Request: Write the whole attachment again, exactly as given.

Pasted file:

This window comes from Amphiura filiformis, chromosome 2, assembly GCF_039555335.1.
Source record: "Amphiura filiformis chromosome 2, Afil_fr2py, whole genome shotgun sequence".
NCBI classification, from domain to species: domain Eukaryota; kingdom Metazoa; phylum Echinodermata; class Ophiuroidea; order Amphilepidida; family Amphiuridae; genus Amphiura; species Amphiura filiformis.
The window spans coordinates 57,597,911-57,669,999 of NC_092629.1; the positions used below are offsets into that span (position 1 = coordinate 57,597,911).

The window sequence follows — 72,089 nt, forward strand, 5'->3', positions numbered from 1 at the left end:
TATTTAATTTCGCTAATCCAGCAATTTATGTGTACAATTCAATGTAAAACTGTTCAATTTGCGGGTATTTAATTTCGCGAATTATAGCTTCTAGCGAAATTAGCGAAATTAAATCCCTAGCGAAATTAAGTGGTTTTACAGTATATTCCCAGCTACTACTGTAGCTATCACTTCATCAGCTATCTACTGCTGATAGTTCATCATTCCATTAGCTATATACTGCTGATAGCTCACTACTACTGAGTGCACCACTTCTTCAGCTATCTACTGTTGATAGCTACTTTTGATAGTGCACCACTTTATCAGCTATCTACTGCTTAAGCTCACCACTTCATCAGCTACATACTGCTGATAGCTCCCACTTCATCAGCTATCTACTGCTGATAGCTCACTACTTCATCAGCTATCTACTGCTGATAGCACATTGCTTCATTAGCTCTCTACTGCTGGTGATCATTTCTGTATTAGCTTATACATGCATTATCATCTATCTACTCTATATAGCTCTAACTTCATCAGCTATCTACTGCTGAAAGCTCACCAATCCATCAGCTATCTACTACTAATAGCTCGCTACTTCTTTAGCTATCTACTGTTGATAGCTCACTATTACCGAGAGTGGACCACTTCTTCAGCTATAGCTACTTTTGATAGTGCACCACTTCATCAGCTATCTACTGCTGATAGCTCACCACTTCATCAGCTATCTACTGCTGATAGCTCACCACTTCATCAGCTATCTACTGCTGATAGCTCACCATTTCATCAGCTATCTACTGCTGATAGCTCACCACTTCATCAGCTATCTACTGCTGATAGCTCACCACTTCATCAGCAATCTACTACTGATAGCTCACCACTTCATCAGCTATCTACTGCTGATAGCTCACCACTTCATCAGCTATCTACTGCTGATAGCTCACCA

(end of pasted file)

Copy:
This window comes from Amphiura filiformis, chromosome 2, assembly GCF_039555335.1.
Source record: "Amphiura filiformis chromosome 2, Afil_fr2py, whole genome shotgun sequence".
NCBI classification, from domain to species: domain Eukaryota; kingdom Metazoa; phylum Echinodermata; class Ophiuroidea; order Amphilepidida; family Amphiuridae; genus Amphiura; species Amphiura filiformis.
The window spans coordinates 57,597,911-57,669,999 of NC_092629.1; the positions used below are offsets into that span (position 1 = coordinate 57,597,911).

The window sequence follows — 72,089 nt, forward strand, 5'->3', positions numbered from 1 at the left end:
TATTTAATTTCGCTAATCCAGCAATTTATGTGTACAATTCAATGTAAAACTGTTCAATTTGCGGGTATTTAATTTCGCGAATTATAGCTTCTAGCGAAATTAGCGAAATTAAATCCCTAGCGAAATTAAGTGGTTTTACAGTATATTCCCAGCTACTACTGTAGCTATCACTTCATCAGCTATCTACTGCTGATAGTTCATCATTCCATTAGCTATATACTGCTGATAGCTCACTACTACTGAGTGCACCACTTCTTCAGCTATCTACTGTTGATAGCTACTTTTGATAGTGCACCACTTTATCAGCTATCTACTGCTTAAGCTCACCACTTCATCAGCTACATACTGCTGATAGCTCCCACTTCATCAGCTATCTACTGCTGATAGCTCACTACTTCATCAGCTATCTACTGCTGATAGCACATTGCTTCATTAGCTCTCTACTGCTGGTGATCATTTCTGTATTAGCTTATACATGCATTATCATCTATCTACTCTATATAGCTCTAACTTCATCAGCTATCTACTGCTGAAAGCTCACCAATCCATCAGCTATCTACTACTAATAGCTCGCTACTTCTTTAGCTATCTACTGTTGATAGCTCACTATTACCGAGAGTGGACCACTTCTTCAGCTATAGCTACTTTTGATAGTGCACCACTTCATCAGCTATCTACTGCTGATAGCTCACCACTTCATCAGCTATCTACTGCTGATAGCTCACCACTTCATCAGCTATCTACTGCTGATAGCTCACCATTTCATCAGCTATCTACTGCTGATAGCTCACCACTTCATCAGCTATCTACTGCTGATAGCTCACCACTTCATCAGCAATCTACTACTGATAGCTCACCACTTCATCAGCTATCTACTGCTGATAGCTCACCACTTCATCAGCTATCTACTGCTGATAGCTCACCA